As the back of the new Wii racing game Heathcliff: The Fast and the Furriest’s box explains, it is a game in which Heathcliff, the wacky comic strip cat, has to enter a go-kart racing tournament in order to rescue his girlfriend from ancient cat-like space aliens. This seemed to me to be a deeply confusing story choice, I spent more time than I probably should have trying to figure out if anything in the Heathcliff comics involved evil go-kart loving aliens. From what I can tell, it didn’t. Still, a mascot based kart-racer should not be judged on its story, so when I turned on my Wii to actually play Heathcliff: The Fast and the Furriest, I did my very best to keep an open mind. The level of quality in the actual game actually was very different than the bizarre story had led me to believe. The fact that the game is actually much worse than that, however, is something of a problem.
When I try to think of how to explain the lack of quality in Heathcliff: The Fast and the Furriest, I cannot go without saying that the game actually made me physically ill. I am not exaggerating when I say this, nor am I trying to be slanderous. I sat down to play it, started to feel a little woozy after a couple of races, and by the end of it, had such a bad case of motion sickness that I was dizzy and close to vomiting. Since I play kart racers on a fairly regular basis, with titles such as Mario Kart, Sonic and Sega All-Stars Racing, and even the less well-regarded Diddy Kong Racing DS included in my collection, I know that I do not have a problem with the genre as a whole. There are a lot of things about Heathcliff: The Fast and the Furriest that make it both illness-inducing and terribly unpleasant to play, though, and it’s not difficult to determine what they are.
In trying to determine exactly why this game was capable of, at least in my case, actually inducing physical pain, it’s easiest to blame the graphics. It’s evident that the designers were going for a look true to the original comic, but instead of trying to think of a cool way to keep it looking like an old fashioned comic strip, they just declined to include any textures or shading on anything in the game, save for the still relatively un-detailed vehicles. This would be merely an annoyance rather than an actual problem were it not for the fact that the game runs at an incredibly fast speed, leaving the buildings to zip past you at a speed that leaves them looking like colorful blobs, which is an extremely dizzying effect. Even if you can manage to set that issue aside, however, the lack of detail in this game makes it almost impossible to tell where you are on any of the 16 tracks, making you feel like you’re trapped driving in an endless loop.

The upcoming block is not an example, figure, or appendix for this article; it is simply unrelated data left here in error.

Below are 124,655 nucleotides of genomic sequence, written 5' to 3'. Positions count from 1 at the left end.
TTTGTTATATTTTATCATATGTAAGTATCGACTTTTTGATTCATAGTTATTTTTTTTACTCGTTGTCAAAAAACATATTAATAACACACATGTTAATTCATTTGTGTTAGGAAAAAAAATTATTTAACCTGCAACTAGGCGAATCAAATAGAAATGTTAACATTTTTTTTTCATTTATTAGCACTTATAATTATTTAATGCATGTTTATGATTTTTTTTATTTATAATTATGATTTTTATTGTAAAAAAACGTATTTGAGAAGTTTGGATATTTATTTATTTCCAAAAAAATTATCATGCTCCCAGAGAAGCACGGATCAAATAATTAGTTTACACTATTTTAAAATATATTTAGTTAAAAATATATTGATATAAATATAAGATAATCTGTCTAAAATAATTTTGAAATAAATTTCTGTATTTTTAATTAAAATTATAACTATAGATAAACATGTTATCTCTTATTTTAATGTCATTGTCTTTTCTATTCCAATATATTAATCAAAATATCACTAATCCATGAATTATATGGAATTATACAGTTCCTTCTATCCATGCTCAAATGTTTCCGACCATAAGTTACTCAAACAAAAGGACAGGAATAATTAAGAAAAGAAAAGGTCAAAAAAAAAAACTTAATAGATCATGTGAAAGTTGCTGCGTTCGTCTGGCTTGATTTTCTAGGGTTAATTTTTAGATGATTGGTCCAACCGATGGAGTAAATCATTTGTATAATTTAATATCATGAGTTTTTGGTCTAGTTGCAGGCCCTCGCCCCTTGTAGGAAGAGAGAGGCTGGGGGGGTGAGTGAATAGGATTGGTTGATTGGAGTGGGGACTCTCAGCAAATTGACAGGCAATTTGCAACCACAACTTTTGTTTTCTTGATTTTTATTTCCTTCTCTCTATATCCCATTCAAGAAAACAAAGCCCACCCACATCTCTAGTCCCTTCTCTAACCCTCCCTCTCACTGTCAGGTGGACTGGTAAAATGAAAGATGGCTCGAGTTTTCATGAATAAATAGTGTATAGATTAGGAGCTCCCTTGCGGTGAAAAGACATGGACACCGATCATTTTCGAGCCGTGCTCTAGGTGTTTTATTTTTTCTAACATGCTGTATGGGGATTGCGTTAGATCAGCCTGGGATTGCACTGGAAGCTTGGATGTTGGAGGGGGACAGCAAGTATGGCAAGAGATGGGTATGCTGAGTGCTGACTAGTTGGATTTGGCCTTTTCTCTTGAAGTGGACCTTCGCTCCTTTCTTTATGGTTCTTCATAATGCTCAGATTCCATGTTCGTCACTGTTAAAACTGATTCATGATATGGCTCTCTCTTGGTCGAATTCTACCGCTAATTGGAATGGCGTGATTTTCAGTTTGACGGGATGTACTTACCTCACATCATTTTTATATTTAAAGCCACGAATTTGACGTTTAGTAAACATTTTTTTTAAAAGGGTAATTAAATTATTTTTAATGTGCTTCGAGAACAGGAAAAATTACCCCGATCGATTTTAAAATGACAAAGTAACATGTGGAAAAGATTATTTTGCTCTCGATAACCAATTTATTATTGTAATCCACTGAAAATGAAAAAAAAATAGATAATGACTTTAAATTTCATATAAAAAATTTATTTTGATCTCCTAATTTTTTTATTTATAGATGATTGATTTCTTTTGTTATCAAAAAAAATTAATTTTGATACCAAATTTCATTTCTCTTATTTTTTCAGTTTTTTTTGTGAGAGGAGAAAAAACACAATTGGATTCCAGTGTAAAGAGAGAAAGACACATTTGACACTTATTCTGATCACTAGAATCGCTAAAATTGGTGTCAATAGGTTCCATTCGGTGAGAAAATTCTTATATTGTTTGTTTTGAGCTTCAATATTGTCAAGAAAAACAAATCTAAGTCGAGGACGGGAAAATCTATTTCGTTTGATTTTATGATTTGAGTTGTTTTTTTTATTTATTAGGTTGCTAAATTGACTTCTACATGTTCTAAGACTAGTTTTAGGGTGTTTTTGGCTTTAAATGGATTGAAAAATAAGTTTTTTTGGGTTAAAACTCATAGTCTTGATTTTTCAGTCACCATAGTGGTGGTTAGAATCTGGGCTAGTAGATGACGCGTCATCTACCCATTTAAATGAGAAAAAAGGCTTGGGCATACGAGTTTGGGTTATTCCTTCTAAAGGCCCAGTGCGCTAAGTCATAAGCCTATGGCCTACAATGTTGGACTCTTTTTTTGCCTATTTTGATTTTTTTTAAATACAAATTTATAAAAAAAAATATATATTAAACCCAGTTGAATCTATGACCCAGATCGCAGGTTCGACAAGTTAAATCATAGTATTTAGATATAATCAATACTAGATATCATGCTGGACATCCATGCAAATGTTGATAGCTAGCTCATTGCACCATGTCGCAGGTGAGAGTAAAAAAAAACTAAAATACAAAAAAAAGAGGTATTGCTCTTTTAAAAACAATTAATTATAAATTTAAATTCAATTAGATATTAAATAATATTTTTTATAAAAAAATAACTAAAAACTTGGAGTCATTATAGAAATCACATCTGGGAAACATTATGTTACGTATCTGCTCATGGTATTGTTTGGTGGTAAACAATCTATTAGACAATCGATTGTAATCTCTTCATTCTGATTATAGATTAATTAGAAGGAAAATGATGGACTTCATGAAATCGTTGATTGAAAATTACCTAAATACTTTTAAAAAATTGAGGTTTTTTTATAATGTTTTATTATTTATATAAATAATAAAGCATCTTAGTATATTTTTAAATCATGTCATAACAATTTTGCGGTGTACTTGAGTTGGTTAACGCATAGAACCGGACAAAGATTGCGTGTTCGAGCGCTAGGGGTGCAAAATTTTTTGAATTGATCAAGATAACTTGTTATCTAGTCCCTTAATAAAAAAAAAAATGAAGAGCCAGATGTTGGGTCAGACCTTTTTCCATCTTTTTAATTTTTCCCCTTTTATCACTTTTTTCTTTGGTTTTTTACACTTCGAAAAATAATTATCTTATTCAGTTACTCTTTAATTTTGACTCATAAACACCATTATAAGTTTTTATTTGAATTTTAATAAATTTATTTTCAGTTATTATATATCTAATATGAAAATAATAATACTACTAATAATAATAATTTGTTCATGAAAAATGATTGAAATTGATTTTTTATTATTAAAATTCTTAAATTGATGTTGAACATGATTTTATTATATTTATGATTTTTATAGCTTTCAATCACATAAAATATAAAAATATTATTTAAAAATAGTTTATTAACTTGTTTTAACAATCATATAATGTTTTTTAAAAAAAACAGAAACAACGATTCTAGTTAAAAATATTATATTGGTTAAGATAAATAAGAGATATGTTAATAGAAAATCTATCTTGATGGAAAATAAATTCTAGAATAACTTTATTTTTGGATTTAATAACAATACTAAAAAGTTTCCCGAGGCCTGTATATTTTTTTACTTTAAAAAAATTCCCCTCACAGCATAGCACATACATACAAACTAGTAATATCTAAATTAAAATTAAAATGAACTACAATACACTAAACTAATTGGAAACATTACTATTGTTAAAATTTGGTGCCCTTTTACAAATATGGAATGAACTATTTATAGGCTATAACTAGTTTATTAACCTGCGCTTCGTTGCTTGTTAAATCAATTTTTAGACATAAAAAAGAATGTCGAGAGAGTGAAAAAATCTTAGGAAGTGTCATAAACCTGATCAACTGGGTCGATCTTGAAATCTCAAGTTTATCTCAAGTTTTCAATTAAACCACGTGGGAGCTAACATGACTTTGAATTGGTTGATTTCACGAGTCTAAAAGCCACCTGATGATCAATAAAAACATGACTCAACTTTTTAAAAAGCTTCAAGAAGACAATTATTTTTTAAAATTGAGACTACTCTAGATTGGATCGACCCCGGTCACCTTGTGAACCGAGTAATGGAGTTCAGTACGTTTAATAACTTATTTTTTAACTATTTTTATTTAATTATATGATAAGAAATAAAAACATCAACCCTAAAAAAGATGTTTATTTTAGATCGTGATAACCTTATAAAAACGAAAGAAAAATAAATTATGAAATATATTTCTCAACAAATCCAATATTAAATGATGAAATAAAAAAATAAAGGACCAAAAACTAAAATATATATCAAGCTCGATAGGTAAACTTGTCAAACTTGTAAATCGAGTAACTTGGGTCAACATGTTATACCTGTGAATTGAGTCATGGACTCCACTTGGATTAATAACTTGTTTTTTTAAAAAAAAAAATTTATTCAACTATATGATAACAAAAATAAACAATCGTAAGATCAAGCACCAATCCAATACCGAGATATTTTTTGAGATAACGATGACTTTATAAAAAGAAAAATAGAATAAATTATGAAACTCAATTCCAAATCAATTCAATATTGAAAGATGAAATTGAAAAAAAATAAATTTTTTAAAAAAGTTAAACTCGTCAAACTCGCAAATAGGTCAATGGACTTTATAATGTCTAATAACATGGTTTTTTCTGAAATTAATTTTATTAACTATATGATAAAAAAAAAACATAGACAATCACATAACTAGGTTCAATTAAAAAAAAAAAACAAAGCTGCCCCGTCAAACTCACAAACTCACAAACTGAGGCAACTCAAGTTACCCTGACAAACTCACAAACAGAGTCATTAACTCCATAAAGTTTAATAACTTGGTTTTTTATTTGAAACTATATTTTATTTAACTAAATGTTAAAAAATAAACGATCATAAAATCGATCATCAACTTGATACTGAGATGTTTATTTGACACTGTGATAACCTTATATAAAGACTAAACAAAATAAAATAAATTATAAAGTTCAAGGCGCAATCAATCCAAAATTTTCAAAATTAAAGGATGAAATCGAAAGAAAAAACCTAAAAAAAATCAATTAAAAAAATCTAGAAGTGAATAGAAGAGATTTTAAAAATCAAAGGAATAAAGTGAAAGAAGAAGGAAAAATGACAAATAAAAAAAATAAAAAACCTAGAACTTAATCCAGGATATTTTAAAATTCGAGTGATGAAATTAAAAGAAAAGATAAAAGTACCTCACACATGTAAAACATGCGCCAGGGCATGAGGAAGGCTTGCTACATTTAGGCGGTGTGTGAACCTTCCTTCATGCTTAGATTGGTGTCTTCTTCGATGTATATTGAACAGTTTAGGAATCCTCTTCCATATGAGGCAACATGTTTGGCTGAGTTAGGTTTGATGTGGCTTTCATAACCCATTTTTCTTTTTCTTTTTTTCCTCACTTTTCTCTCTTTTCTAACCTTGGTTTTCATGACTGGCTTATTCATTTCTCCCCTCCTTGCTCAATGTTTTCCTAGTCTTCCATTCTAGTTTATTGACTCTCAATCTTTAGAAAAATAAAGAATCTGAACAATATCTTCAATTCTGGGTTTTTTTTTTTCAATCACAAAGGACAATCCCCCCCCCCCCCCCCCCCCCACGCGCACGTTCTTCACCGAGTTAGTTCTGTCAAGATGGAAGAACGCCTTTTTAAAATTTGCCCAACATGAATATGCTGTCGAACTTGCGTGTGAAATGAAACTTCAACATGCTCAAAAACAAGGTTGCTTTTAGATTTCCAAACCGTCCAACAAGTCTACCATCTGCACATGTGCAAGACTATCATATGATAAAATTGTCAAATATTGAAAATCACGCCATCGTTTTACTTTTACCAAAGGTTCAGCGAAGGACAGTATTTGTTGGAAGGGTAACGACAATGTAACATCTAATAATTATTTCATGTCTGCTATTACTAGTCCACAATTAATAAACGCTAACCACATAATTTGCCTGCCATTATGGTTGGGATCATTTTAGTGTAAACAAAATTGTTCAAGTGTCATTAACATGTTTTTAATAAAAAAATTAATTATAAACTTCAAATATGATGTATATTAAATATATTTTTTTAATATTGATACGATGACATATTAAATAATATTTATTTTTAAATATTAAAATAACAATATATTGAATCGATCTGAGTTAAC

Of course, the gameplay isn’t completely innocent when it comes Heathcliff: The Fast and the Furriest’s amazing ability to act as a nausea factory. It isn’t really that different from any other mascot based kart racer in that it has you drive around a track while using cartoonish weapons against your AI opponents. I was a little confused by the fact that one of the weapons was a high powered machine gun, but the others, including throwable fruit, shields, and an overpowered stereo system, are pretty standard. The biggest problem with it, however, is that the controls are terrible. Using the Wiimote and Nunchuck configuration is a bit better than the Wii Wheel, but both of them will have you bouncing off of the barriers of the course like you’re playing a high speed bumper cars sim. Trying to cut the amount of time that you spend flying from wall to wall by using the Nunchuck, however, renders the game’s boss battles, which are to be fought while racing, nearly impossible to beat due to an extremely poor button configuration.
It’s nearly impossible for me to think of how the sound in Heathcliff: The Fast and the Furriest could have contributed to the illness that it caused, but I still can’t pay it any compliments. The strangely voice acted quotes repeat themselves more often than the voice clips in a game of Pokemon Puzzle League, which is annoying, but would be forgivable if it were the only problem. Many of the sound effects in the game, however, sound like they were taken directly from Mario Kart. From the sound that plays when you pick up an item to Heathcliff’s strange “Wa-hoo!” when he drives over a speed panel, the effects are, if not identical, then certainly suspicious. Not even the music redeems the sound in this game, as it’s made up of strange and tuneless songs played on tinny electric instruments. It has a weird and irritating effect that certainly doesn’t help the game compensate for its myriad of other issues.
It is true that a great deal of my dislike towards Heathcliff: The Fast and the Furriest is due to the fact that it actually managed to make me ill, but even if that hadn’t happened, I would still think that it was a terrible game. It’s one thing to rip off well made and popular games in order to make money, as this does with Mario Kart, but if a game manages to steal so much from something fun and still be miserable to play, there is a major problem with it. Not even its low price or its variety of modes, including multiplayer, make this game remotely worth buying.